The See Change Initiative collaborated with the Ilisaqsivik Society to host ‘Tackling TB in Nunavut: A Night of Photos and Stories’, a panel and silent auction on Nov. 8. The event aimed to raise money and awareness for the ongoing problem of tuberculosis (TB) among the Inuit people in northern Canada. The initiative, a non-profit organization, is dedicated to eradicating the health disparities that exist between Inuit and non-indigenous people: In addition to other health concerns, TB rates among Inuit are 300 times higher than those of non-indigenous Canadians.
Rachel Kiddell-Monroe, professor of practice at McGill and executive director of the See Change Initiative, described how the organization began.
“As Canadians, we could not simply sit at home and do nothing while a crisis of this magnitude was happening,” Monroe said.
With the help of Stephen Lewis, a Canadian politician, diplomat, and advocate for those affected by the TB crisis in Nunavut, the project began. The initiative uses the funds it raises to support training and workshops for groups up north, ensuring an Inuit-specific team and community-based model for health care delivery.
As an Inuit, Tina Pisuktie, corporate secretary for the Southern Quebec Inuit Association, expressed enthusiasm at finally having the opportunity to make decisions for themselves.
“It’s empowering to have the freedom and the ability to take on our own approaches,” Pisuktie said. “We’re so used to people coming in and telling us ‘do this, do that.’”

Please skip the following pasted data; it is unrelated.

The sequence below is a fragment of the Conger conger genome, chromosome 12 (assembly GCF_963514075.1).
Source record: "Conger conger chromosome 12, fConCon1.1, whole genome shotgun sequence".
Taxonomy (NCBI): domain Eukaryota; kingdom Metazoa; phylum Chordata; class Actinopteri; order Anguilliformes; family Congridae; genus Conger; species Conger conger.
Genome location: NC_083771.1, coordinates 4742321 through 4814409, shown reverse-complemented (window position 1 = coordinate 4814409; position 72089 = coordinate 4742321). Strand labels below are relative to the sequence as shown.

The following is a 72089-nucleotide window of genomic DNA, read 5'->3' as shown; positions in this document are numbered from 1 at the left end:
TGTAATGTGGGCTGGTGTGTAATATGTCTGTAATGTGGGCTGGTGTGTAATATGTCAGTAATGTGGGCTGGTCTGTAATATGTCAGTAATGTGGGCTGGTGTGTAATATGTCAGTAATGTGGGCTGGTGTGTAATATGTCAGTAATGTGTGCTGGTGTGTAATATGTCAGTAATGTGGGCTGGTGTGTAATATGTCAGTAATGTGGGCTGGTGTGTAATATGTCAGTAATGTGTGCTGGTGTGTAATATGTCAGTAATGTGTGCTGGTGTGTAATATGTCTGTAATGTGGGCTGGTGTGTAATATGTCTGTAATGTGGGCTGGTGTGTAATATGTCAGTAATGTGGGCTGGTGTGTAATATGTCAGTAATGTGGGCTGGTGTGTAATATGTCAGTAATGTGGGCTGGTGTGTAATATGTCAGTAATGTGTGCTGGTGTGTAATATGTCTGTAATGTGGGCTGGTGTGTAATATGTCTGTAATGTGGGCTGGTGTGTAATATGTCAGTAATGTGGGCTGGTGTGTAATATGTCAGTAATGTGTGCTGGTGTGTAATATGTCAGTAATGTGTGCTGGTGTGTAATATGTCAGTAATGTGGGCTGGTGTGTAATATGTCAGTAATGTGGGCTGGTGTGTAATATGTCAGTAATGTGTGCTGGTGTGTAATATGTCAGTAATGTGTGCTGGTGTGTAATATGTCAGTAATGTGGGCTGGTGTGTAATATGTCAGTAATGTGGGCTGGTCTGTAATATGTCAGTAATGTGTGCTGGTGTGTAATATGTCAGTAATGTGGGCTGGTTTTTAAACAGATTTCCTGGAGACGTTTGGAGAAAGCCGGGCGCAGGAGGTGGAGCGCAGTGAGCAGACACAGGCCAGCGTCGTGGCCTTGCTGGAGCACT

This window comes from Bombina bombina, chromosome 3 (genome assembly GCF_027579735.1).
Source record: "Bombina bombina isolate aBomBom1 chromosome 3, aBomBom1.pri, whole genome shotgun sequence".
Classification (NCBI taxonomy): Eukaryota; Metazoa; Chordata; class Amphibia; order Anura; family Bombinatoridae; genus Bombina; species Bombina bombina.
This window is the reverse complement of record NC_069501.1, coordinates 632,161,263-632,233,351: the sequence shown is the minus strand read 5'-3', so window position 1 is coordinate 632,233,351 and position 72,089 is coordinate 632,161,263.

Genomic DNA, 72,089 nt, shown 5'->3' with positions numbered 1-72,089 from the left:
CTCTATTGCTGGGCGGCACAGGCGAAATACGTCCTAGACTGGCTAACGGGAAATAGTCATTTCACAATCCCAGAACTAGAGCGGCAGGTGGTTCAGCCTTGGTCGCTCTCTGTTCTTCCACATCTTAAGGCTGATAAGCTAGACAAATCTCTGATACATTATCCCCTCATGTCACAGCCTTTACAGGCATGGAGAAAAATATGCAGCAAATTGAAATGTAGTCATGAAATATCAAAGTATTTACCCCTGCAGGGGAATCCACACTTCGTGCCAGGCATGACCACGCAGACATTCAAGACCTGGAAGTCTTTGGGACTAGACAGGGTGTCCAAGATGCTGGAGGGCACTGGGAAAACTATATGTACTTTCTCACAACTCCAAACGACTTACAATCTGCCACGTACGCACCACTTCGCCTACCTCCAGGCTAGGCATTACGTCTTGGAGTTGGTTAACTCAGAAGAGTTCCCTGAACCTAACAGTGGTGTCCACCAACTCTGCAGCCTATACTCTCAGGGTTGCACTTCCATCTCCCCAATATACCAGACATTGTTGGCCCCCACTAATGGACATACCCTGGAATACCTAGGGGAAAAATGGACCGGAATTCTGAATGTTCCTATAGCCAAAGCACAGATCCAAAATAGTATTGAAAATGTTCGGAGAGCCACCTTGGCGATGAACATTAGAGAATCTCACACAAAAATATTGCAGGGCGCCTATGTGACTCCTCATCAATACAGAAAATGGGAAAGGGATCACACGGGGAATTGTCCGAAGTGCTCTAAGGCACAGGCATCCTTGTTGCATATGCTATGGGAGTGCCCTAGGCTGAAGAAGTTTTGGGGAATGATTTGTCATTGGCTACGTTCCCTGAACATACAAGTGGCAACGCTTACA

The panel incorporated a series of video interviews from members of the Ilisaqsivik Society detailing how the See Change Initiative operates. Additionally, the discussion featured heartbreaking testimonies from Inuit people affected by TB as well as the greater health problems up north.
Seeing a mother talk about her son’s unending battle with the treatable disease brings to light the realities Inuit people have been facing since the TB epidemic began over 150 years ago.
The TB epidemic is just the tip of the historical iceberg influencing the current inequities faced by Inuit people in Canada. According to Pisuktie, the Inuit were still a nomadic people as recently as two generations ago when the Canadian government mass-slaughtered their sled dogs, thereby eliminating a primary form of transport and forcing them into a sedentary lifestyle. Mobility restriction was a common tactic. In Aug. 1983, 87 Inuit were forcibly relocated to the High Arctic. Families were taken to barren conditions and separated from each other into three locations.
Though they were told that they would be allowed to return home after two years, the promise was not honoured. While the Canadian federal government claims that this was done in good faith, many saw the displacement as evidence of the families being used as human flagpoles to assert Canada’s dominance of the Far North during the height of the Cold War.
Colonialism left a deep cut in the history of the Inuit, and it is crucial to acknowledge both the historical context and current situations they face in the northern parts of Canada. Through projects like the See Change Initiative, Canadians can begin work on undoing wrongs and move toward a future not only of recognition but of equitable treatment of Inuit throughout the nation.